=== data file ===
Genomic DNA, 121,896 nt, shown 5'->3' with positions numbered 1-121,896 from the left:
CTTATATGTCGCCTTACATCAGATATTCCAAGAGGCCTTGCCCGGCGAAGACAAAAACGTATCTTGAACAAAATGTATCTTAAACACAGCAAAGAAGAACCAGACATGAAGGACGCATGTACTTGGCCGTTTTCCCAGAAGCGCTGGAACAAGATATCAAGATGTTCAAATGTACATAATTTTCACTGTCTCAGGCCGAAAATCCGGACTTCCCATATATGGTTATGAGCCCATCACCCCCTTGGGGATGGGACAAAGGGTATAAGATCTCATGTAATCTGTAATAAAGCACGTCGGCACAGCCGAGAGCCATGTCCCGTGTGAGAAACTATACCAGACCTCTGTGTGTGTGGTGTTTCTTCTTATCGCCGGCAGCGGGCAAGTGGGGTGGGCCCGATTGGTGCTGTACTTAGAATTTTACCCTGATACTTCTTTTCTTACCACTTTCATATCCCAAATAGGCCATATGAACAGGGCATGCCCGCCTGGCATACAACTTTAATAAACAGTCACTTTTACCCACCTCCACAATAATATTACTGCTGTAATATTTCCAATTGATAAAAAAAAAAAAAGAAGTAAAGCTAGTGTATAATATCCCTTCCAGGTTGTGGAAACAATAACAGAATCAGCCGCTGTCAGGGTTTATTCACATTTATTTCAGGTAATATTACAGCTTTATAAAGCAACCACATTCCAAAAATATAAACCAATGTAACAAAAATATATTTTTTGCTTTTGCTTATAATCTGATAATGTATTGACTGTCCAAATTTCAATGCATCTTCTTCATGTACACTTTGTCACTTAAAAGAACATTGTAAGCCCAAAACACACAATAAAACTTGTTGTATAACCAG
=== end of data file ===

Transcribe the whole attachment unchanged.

Genomic DNA, 121,896 nt, shown 5'->3' with positions numbered 1-121,896 from the left:
CTTATATGTCGCCTTACATCAGATATTCCAAGAGGCCTTGCCCGGCGAAGACAAAAACGTATCTTGAACAAAATGTATCTTAAACACAGCAAAGAAGAACCAGACATGAAGGACGCATGTACTTGGCCGTTTTCCCAGAAGCGCTGGAACAAGATATCAAGATGTTCAAATGTACATAATTTTCACTGTCTCAGGCCGAAAATCCGGACTTCCCATATATGGTTATGAGCCCATCACCCCCTTGGGGATGGGACAAAGGGTATAAGATCTCATGTAATCTGTAATAAAGCACGTCGGCACAGCCGAGAGCCATGTCCCGTGTGAGAAACTATACCAGACCTCTGTGTGTGTGGTGTTTCTTCTTATCGCCGGCAGCGGGCAAGTGGGGTGGGCCCGATTGGTGCTGTACTTAGAATTTTACCCTGATACTTCTTTTCTTACCACTTTCATATCCCAAATAGGCCATATGAACAGGGCATGCCCGCCTGGCATACAACTTTAATAAACAGTCACTTTTACCCACCTCCACAATAATATTACTGCTGTAATATTTCCAATTGATAAAAAAAAAAAAAGAAGTAAAGCTAGTGTATAATATCCCTTCCAGGTTGTGGAAACAATAACAGAATCAGCCGCTGTCAGGGTTTATTCACATTTATTTCAGGTAATATTACAGCTTTATAAAGCAACCACATTCCAAAAATATAAACCAATGTAACAAAAATATATTTTTTGCTTTTGCTTATAATCTGATAATGTATTGACTGTCCAAATTTCAATGCATCTTCTTCATGTACACTTTGTCACTTAAAAGAACATTGTAAGCCCAAAACACACAATAAAACTTGTTGTATAACCAG